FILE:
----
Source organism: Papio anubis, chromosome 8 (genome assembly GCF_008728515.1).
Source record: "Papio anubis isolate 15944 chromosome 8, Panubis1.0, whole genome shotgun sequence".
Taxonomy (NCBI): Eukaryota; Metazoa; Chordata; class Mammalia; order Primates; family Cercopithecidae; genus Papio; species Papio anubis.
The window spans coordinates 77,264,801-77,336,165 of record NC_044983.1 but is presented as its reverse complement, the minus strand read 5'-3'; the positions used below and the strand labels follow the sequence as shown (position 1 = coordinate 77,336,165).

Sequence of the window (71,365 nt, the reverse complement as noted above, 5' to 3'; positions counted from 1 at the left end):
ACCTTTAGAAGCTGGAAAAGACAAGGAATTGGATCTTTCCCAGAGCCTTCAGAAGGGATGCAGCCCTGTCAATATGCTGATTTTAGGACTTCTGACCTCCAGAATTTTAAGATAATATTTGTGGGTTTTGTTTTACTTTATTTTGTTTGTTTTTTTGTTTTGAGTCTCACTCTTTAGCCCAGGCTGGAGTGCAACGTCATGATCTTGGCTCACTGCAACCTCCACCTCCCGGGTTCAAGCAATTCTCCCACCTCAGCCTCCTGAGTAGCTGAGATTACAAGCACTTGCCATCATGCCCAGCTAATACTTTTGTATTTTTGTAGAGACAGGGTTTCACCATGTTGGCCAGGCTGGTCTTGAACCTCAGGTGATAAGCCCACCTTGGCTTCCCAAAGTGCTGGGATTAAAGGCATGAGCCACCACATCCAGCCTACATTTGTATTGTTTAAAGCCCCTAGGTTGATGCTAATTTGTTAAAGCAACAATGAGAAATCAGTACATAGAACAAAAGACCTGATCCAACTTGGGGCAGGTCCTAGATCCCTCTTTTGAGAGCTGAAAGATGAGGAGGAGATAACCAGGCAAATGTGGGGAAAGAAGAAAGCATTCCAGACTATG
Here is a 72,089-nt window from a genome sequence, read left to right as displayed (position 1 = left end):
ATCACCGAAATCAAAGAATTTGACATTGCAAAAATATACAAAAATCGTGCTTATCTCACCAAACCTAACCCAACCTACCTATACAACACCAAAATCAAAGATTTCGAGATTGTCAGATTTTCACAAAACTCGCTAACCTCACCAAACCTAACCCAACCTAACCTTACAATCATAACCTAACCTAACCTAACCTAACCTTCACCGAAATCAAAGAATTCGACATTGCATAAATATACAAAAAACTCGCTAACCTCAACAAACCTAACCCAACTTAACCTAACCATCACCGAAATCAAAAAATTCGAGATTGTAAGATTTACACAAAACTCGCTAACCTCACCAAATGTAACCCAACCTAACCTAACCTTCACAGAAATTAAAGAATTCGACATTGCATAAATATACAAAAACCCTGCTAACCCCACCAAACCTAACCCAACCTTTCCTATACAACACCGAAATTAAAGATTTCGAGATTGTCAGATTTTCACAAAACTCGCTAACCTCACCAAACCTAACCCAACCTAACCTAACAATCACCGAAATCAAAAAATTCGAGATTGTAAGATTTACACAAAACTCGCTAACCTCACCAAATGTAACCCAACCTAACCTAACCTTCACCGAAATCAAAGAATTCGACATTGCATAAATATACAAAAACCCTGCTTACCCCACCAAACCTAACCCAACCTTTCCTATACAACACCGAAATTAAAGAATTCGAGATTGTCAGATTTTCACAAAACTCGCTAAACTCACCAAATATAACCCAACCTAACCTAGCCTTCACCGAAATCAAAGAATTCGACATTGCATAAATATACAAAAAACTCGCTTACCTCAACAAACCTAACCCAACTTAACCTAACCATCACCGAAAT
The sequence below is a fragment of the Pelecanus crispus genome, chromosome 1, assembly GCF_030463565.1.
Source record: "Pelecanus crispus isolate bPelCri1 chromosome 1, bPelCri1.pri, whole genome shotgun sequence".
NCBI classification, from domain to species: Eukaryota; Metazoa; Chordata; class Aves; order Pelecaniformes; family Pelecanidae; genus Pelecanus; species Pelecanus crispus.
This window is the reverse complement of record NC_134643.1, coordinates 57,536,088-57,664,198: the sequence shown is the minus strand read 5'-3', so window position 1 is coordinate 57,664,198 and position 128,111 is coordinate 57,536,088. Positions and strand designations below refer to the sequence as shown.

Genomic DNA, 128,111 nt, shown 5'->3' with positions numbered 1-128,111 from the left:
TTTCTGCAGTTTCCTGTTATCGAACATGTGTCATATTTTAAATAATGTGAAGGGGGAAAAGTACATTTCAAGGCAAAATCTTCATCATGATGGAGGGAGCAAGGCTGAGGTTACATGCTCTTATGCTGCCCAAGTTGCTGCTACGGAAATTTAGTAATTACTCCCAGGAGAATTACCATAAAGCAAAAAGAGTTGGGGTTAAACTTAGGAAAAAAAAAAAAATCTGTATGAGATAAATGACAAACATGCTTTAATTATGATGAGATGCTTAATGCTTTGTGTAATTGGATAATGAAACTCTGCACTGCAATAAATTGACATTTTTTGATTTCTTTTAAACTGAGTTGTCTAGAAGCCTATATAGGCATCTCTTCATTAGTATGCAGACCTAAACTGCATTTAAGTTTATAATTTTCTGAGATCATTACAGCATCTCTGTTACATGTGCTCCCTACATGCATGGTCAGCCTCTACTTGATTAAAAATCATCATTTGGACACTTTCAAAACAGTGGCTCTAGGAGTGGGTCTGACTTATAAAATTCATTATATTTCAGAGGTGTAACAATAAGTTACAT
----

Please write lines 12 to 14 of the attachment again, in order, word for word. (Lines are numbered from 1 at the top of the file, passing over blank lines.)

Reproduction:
This window is the reverse complement of record NC_134643.1, coordinates 57,536,088-57,664,198: the sequence shown is the minus strand read 5'-3', so window position 1 is coordinate 57,664,198 and position 128,111 is coordinate 57,536,088. Positions and strand designations below refer to the sequence as shown.

Genomic DNA, 128,111 nt, shown 5'->3' with positions numbered 1-128,111 from the left:
TTTCTGCAGTTTCCTGTTATCGAACATGTGTCATATTTTAAATAATGTGAAGGGGGAAAAGTACATTTCAAGGCAAAATCTTCATCATGATGGAGGGAGCAAGGCTGAGGTTACATGCTCTTATGCTGCCCAAGTTGCTGCTACGGAAATTTAGTAATTACTCCCAGGAGAATTACCATAAAGCAAAAAGAGTTGGGGTTAAACTTAGGAAAAAAAAAAAAATCTGTATGAGATAAATGACAAACATGCTTTAATTATGATGAGATGCTTAATGCTTTGTGTAATTGGATAATGAAACTCTGCACTGCAATAAATTGACATTTTTTGATTTCTTTTAAACTGAGTTGTCTAGAAGCCTATATAGGCATCTCTTCATTAGTATGCAGACCTAAACTGCATTTAAGTTTATAATTTTCTGAGATCATTACAGCATCTCTGTTACATGTGCTCCCTACATGCATGGTCAGCCTCTACTTGATTAAAAATCATCATTTGGACACTTTCAAAACAGTGGCTCTAGGAGTGGGTCTGACTTATAAAATTCATTATATTTCAGAGGTGTAACAATAAGTTACAT